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Tips on day interior car lighting with a process trailer


John Honore
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Hi. I am shooting a student film on Super 16mm in a few months and we have several day scenes with a moving vehicle on a process trailer, I believe the process trailer is from shotmaker. I want to know what lighting units and diffusion you prefer to increase the overall ambience in the car. I was watching the behind the scenes of Y Tu Mama Tambien and it looked like they had a total of 2 18k HMI Par lights going through a frame of 6x6 grid cloth which was mounted on top of the hood of the car. Any suggestions would be greatly appreciated. Thanks!

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Hi. I am shooting a student film on Super 16mm in a few months and we have several day scenes with a moving vehicle on a process trailer, I believe the process trailer is from shotmaker. I want to know what lighting units and diffusion you prefer to increase the overall ambience in the car. I was watching the behind the scenes of Y Tu Mama Tambien and it looked like they had a total of 2 18k HMI Par lights going through a frame of 6x6 grid cloth which was mounted on top of the hood of the car. Any suggestions would be greatly appreciated. Thanks!

 

I think that other people on here have far more experience than I with this situation but just to throw something in

as a general thought, I find that having a car with a sunroof is often helpful in getting a baselight level into the car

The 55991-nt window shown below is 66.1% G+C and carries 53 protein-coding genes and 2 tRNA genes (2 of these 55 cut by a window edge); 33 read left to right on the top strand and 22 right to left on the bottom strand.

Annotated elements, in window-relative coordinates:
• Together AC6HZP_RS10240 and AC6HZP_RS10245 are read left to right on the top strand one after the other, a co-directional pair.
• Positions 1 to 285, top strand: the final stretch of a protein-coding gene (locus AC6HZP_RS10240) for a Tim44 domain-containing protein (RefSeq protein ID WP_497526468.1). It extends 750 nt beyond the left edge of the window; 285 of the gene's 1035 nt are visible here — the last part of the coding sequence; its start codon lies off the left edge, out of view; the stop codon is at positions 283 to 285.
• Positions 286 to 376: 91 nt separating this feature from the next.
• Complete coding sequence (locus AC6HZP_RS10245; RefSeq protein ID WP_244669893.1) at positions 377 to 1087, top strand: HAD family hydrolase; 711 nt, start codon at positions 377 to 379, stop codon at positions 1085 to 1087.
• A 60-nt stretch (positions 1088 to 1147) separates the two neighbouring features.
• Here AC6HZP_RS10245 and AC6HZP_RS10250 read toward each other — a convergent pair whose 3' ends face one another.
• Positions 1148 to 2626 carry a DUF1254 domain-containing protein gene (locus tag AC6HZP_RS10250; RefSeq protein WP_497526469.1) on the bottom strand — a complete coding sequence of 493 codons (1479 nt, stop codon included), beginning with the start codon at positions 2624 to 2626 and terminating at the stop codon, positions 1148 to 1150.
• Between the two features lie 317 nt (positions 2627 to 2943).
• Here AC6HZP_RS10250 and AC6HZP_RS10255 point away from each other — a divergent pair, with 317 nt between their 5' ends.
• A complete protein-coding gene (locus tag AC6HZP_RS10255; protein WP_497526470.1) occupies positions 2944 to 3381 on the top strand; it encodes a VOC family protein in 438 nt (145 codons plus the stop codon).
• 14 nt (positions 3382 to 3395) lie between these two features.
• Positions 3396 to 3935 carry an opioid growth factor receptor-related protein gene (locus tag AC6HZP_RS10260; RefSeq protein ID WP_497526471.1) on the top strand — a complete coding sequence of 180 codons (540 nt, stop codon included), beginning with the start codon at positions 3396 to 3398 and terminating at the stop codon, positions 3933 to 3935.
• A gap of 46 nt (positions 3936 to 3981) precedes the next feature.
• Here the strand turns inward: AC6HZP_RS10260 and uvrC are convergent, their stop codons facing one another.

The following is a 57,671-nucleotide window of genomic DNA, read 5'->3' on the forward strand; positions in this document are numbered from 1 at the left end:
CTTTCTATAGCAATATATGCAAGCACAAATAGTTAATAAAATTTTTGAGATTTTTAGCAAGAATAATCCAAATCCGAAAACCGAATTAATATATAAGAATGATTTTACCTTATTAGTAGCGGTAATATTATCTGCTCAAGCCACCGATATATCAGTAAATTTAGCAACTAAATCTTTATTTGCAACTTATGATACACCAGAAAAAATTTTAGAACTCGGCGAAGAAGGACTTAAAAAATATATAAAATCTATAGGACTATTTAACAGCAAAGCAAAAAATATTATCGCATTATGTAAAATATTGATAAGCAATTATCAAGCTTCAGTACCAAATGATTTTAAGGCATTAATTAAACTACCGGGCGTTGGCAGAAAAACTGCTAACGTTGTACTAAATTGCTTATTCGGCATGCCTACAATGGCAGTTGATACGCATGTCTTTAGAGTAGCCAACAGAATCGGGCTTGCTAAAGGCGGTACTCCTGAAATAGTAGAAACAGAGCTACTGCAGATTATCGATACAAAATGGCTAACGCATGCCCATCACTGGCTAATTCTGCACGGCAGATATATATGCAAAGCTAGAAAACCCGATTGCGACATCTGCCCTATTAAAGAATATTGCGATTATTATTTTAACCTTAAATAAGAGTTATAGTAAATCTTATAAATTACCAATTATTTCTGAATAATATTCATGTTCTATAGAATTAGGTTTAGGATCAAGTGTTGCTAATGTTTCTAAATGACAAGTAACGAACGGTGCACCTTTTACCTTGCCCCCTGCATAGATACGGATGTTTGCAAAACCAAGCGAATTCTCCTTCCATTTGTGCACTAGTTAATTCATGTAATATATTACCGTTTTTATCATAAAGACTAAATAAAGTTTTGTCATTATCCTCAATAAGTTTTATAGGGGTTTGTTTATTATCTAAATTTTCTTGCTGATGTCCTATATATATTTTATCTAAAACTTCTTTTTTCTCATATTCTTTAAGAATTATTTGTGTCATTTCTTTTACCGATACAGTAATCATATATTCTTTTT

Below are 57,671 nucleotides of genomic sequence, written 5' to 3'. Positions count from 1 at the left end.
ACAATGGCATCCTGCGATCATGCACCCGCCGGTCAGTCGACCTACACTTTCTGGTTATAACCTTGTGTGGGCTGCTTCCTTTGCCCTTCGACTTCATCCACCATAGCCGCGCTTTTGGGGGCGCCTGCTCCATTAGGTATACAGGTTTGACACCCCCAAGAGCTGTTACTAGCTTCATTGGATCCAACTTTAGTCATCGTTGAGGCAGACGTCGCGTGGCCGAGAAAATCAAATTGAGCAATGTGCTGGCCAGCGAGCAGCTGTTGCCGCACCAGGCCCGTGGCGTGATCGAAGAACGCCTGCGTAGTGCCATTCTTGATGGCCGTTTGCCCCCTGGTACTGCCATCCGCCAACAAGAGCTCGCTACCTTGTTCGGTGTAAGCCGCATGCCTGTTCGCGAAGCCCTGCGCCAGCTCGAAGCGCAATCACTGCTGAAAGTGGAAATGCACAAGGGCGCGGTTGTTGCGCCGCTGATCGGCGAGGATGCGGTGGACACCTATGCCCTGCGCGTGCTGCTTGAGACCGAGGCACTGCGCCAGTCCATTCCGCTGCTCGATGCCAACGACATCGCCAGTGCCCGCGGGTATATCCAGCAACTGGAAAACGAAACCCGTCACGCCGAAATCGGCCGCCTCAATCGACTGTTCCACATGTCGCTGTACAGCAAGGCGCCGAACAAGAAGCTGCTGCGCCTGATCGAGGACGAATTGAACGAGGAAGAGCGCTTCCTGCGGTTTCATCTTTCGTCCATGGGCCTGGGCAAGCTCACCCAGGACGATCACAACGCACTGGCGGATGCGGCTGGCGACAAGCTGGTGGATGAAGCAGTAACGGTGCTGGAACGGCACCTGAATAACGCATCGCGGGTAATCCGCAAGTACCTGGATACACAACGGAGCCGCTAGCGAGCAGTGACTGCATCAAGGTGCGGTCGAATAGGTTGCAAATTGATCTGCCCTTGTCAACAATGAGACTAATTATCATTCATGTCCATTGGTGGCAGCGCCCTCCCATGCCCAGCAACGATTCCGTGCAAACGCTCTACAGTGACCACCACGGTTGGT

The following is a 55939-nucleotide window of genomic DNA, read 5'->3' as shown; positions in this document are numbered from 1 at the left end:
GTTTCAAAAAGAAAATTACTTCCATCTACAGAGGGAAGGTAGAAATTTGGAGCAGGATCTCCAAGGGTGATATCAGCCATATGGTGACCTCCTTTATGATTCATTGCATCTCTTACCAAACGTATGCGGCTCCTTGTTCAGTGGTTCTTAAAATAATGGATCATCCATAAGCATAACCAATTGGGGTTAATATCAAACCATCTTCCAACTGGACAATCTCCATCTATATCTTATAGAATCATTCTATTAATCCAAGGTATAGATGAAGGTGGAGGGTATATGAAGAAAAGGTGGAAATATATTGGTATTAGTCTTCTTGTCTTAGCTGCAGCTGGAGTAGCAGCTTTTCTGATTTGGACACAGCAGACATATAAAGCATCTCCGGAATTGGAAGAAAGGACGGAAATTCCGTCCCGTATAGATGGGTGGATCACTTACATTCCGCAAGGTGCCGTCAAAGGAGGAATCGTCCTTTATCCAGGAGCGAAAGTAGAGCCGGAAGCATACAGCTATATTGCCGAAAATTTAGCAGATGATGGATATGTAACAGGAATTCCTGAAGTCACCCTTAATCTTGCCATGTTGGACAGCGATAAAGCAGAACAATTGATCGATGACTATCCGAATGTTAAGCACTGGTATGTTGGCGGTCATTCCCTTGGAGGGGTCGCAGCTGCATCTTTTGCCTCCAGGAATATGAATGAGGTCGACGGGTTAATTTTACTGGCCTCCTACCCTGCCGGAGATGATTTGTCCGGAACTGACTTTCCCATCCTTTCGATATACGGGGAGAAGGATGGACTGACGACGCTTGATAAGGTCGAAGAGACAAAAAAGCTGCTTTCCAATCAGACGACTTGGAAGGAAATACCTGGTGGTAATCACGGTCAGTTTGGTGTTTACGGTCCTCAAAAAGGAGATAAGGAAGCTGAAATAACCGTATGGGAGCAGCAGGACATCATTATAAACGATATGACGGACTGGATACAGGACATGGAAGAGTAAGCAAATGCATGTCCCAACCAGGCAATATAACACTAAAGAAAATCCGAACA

(although of course that's if the story allows for a car with a sunroof.)

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it looked like they had a total of 2 18k HMI Par lights going through a frame of 6x6 grid cloth which was mounted on top of the hood of the car. Any suggestions would be greatly appreciated. Thanks!

 

You don't always have to go that big, but it certainly doesn't hurt! I gaffed some process stuff this summer and the biggest heads we had were 4K's, which weren't quite enough in my opinion. We had to keep the diffusion a little on the light side to get enough stop.

 

post-366-1197667701.jpeg

 

It also depends on the shots, and how far away you want/need to keep the diffusion from the windshield. Sometimes you can put tracing paper right on the windshield and use smaller units up close, but the farther away the diffusion the brighter the source you'll need.

 

You'll also want to fill in from all sides to keep a "natural" look, although you can use smaller units for those angles.

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